SLU news

Restorated rain forest in Borneo - refuge for endangered elephants

Published: 30 October 2017

Degraded rainforests in Borneo has some areas that has been successfully rehabilitated for example the INIKEA restoration project, lead by SLU*, IKEA and Sabah Foundation. In a pilot project SLU researcher Navinder Singh and his MSc student Laia Crespo Mingueza are getting information about elephants and the other biodiversity of the INIKEA area which has never been systematically recorded before.

Borneo is a large island in the tropical Southeast Asia. The rainforests of Borneo provide a variety of ecosystem services to the local as well as global human population. Today more than half of the rain forests have disappeared due to logging as well as conversion of forests into oil palm plantations to satisfy global demands of palm oil. Consequently, Borneo is undergoing a critical biodiversity crisis which also threatens the endemic Bornean elephant (aka pygmy elephant). This large scale land use change is also intensifying human wildlife conflicts (especially with elephants) resulting in loss of human lives, property, crops, economy and ecosystem services. Over the last two decades, the INIKEA restoration project lead by SLU has been engaged in restoring a large tract of degraded area in the south eastern part of Sabah. The project has been highly successful both for the restoration of rain forests as well as engaging local people in responsibly managing this conservation area. The size of the protected area is 18 500 ha of which about 13 000 ha has been under some form of restoration treatment. Because it is now one of few larger remaining forests in a landscape dominated by oil palm and other industrial plantations it was recently given Malaysia’s highest protection status. However, animal biodiversity in this forest reserve has not been studied before. A pilot project was initiated in March 2017 to establish the status of Bornean elephants as well as other mammals in the INIKEA restoration project area. Specifically, the aims of this pilot project were to monitor the presence and activity of Borneo elephants in the area as well as evaluate the potential role of this reforested area for the conservation and management of the Borneo elephant in a larger landscape context.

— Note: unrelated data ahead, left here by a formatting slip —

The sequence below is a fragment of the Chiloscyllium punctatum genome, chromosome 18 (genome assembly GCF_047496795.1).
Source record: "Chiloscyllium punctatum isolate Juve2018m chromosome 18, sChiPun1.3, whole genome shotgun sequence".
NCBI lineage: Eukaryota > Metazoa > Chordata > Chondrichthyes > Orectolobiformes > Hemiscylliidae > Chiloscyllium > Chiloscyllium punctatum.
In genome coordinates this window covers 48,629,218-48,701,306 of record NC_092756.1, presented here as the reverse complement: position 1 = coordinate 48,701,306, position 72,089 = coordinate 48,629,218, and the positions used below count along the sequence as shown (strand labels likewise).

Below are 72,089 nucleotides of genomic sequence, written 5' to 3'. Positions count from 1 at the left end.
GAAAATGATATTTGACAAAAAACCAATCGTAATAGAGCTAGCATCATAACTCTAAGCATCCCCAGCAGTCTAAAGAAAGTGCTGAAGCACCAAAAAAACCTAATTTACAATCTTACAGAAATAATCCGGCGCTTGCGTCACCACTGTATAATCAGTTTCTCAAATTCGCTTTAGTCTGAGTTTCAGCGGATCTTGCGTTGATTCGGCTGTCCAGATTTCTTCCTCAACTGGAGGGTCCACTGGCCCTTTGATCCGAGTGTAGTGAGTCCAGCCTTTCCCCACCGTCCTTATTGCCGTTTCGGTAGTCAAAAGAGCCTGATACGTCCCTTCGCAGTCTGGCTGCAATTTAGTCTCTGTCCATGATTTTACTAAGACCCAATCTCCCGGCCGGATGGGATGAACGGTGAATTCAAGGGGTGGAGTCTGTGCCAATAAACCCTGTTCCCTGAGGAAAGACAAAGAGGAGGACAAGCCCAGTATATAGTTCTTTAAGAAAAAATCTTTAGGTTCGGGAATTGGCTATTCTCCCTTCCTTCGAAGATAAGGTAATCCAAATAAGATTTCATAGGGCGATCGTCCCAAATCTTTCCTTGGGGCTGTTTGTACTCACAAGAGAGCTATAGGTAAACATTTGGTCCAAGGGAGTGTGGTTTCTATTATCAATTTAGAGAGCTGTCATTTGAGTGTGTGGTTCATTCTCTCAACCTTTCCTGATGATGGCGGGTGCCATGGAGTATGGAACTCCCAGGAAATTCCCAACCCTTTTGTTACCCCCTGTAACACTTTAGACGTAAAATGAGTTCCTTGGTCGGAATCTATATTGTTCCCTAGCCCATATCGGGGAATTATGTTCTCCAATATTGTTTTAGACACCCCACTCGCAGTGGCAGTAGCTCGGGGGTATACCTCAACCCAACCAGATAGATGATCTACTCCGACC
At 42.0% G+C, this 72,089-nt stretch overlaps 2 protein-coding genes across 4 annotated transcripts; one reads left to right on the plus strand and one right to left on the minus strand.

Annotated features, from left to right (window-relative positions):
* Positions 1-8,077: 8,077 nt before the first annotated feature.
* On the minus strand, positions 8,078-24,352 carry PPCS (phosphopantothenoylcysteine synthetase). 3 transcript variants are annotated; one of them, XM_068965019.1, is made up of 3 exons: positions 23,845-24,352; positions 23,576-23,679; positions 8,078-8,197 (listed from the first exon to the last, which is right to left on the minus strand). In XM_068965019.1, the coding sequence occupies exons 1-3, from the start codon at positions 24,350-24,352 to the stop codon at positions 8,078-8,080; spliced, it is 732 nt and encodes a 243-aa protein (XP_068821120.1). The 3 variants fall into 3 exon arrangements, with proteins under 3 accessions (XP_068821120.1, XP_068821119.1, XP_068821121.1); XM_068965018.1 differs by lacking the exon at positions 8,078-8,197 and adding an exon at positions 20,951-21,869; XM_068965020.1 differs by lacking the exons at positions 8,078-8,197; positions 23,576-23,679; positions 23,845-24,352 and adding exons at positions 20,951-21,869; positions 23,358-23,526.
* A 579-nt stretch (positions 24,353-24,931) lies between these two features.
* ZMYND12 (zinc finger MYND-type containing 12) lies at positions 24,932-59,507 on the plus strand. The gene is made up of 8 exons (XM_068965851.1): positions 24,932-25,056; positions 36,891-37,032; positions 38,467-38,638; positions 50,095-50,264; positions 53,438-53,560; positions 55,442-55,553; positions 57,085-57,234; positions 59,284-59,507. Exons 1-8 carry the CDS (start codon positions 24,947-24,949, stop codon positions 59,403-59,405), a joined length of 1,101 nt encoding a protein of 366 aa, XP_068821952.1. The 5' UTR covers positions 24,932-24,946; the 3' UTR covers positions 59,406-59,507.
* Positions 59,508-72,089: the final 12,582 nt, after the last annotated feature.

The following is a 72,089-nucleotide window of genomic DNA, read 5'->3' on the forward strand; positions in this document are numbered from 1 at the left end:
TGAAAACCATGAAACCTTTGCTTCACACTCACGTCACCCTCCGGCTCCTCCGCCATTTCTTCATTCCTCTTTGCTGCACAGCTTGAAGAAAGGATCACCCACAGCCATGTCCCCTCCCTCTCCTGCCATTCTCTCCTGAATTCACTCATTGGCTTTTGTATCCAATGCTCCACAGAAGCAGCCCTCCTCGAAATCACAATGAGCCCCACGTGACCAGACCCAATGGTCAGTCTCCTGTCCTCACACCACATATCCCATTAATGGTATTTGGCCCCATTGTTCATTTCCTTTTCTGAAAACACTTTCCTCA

Surveys were conducted from March to June with the use Camera traps and line Transects. Elephants were recorded  in two out of the 24 camera stations and signs were recorded at many other sites during the transect surveys. Other regionally and globally important mammal species were also recorded in the survey area which include: Sun bear (Helarctos malayanus), Malaysian porcupine (Histrix brachyura), Sambar deer (Rusa unicolor), Silvered langur (Trachypithecus cristatus), muntjac (Muntiacus sp), mouse deer (Tragulus sp), bearded pig (Sus barbatus), pig-tail macaque (Macaca nemestrina) and long-tail macaque (Macaca fascicularis).

Photos: Individual with two long thin tusks. Young male, smaller in size than the others. Pictures captured from one of the stations.

The preliminary results of this pilot project indicate that the elephants observed in the INIKEA restoration area often used main roads for travelling as well as for feeding. The area is also potentially a migratory route as well as a refuge for herds that move and reside in this highly modified landscape mosaic dominated by oil palm.

This study indicates that the INIKEA restoration site is clearly supporting a variety of mammals which are locally and globally important and suggests that this area may be a vital refuge for such species within an oil palm dominated landscape. This calls for urgent research in identifying the potential role of such restoration activities in biodiversity conservation, preservation of ecosystem services and minimizing human wildlife conflicts. 

Interested to know more, please contact Associate Professor Navinder Singh;

 *The Elephant project was funded by the SLU Global theme: Restoration of degraded rural landscapes, while the main restoration project is funded by IKEA and the Kamprad Family Foundation.

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